A CenterPoint Energy spokeswoman said Wednesday that Arkansas customers should already begin seeing lower monthly bills due to a decreasing gas supply rate (GSR) adjustment that comes from falling wellhead prices tied to the cost of natural gas.
The adjustment will lower an April residential gas bill using 50 Ccf (hundred cubic feet) of natural gas by more than 14% compared to last year. This means a bill that was $65.48 last April is $55.92 this month, Centerpoint officials said, although actual bills will vary depending on how much natural gas individual customers use.
Through the GSR, an allowed adjustment to the gas supply charge portion of a customer bill, CenterPoint passes on the cost of natural gas with no markup. The GSR reflects the actual prices the company pays for natural gas.
“The price we pay to purchase natural gas has continued to drop in the last several months,” said Walter Bryant, CenterPoint’s vice president of Arkansas gas operations. “This is great news for our customers and we are happy to be passing along our savings to them.”
In trading Wednesday, natural gas futures rose for the fifth straight day to $2.780 per million British thermal units (mmBtu) on the New York Mercantile Exchange, reversing losses after hitting a 34-month low of $2.49 per million Btu on April 27, according to the U.S. Energy Information Administration. Still, natural gas prices are down 3% for the year, and $1.91 lower than a year ago.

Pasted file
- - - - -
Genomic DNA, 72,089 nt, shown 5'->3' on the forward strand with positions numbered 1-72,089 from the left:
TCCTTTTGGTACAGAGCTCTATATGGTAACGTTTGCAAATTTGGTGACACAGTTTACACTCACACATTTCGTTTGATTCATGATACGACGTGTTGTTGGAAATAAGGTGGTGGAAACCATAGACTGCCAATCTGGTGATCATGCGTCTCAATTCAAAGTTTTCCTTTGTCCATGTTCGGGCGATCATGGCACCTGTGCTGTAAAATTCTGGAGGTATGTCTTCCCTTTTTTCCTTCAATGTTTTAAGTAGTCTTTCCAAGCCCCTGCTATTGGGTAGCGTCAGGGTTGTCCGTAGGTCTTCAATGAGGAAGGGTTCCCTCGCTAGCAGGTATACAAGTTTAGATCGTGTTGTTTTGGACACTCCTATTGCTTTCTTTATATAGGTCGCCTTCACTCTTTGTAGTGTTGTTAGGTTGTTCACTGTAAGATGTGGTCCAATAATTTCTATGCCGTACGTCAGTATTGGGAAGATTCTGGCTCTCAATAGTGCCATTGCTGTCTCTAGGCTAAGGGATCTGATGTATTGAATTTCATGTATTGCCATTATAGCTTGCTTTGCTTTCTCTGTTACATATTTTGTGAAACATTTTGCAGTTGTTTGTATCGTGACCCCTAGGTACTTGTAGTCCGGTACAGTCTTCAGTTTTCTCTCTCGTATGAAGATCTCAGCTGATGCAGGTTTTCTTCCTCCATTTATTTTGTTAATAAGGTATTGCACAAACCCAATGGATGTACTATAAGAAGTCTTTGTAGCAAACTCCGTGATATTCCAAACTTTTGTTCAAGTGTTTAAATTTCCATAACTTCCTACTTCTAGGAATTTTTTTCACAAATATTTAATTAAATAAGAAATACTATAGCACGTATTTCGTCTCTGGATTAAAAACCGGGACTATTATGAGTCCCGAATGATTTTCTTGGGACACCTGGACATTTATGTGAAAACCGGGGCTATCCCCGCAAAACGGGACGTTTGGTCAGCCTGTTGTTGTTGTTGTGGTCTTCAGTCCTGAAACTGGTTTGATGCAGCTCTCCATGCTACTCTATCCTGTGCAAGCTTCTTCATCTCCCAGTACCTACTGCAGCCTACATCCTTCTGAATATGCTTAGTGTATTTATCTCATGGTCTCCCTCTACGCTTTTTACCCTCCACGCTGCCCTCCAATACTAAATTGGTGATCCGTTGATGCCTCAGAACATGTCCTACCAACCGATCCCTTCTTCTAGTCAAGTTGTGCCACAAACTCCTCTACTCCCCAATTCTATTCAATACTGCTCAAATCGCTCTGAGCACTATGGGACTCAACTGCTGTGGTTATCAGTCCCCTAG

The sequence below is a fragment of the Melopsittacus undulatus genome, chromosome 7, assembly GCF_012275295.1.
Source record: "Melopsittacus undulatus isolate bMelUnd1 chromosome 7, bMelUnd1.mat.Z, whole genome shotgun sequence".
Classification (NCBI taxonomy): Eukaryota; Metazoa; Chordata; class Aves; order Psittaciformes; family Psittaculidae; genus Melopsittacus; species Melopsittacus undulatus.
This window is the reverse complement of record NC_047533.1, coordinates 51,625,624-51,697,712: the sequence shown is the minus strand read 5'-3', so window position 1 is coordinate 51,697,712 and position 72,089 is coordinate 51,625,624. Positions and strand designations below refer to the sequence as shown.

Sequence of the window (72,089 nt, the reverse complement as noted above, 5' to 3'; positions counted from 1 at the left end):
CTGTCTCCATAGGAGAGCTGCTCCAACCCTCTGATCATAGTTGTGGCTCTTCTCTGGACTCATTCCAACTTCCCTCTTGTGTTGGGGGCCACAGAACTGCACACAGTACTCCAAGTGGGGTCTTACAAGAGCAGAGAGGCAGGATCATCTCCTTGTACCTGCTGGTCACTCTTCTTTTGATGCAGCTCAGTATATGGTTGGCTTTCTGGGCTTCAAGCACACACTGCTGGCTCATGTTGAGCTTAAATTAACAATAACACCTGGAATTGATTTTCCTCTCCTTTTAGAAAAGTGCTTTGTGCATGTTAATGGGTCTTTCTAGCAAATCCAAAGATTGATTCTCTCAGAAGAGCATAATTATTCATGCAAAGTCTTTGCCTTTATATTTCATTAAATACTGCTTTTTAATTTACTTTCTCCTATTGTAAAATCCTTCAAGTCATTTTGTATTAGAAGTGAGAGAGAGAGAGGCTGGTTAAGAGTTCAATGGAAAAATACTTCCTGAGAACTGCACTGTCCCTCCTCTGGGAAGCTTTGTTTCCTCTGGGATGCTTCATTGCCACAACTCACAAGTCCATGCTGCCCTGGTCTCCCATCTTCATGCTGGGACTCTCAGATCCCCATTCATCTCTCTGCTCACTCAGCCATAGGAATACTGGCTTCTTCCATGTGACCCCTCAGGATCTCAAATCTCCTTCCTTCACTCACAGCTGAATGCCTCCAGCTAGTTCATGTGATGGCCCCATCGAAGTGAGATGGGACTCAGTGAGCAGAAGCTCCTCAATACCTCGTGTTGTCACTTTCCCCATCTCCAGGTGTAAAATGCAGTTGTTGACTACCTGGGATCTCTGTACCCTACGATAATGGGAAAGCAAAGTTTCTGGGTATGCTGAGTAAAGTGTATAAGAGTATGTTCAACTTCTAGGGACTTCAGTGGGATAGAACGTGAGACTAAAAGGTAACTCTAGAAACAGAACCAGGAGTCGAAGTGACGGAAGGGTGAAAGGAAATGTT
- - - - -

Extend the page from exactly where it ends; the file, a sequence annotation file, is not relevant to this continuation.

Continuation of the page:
CenterPoint works with a variety of natural gas suppliers and buys natural gas throughout the year on a competitively bid basis, the company said. CenterPoint filed its summer rate schedule with Arkansas Public Service Commission on March 31, which became effective in April.
CenterPoint spokeswoman Alicia Dixon said typically the Houston-based gas utility files two rate adjustment schedules in Arkansas twice a year, once in the spring and again in the fall. “Customers in Arkansas will see these lower gas costs until November,” she said.
CenterPoint Energy serves more than five million metered customers primarily in Arkansas, Louisiana, Minnesota, Mississippi, Oklahoma and Texas. Dixon said the company currently has 430,000 residential, commercial and industrial customers across the state.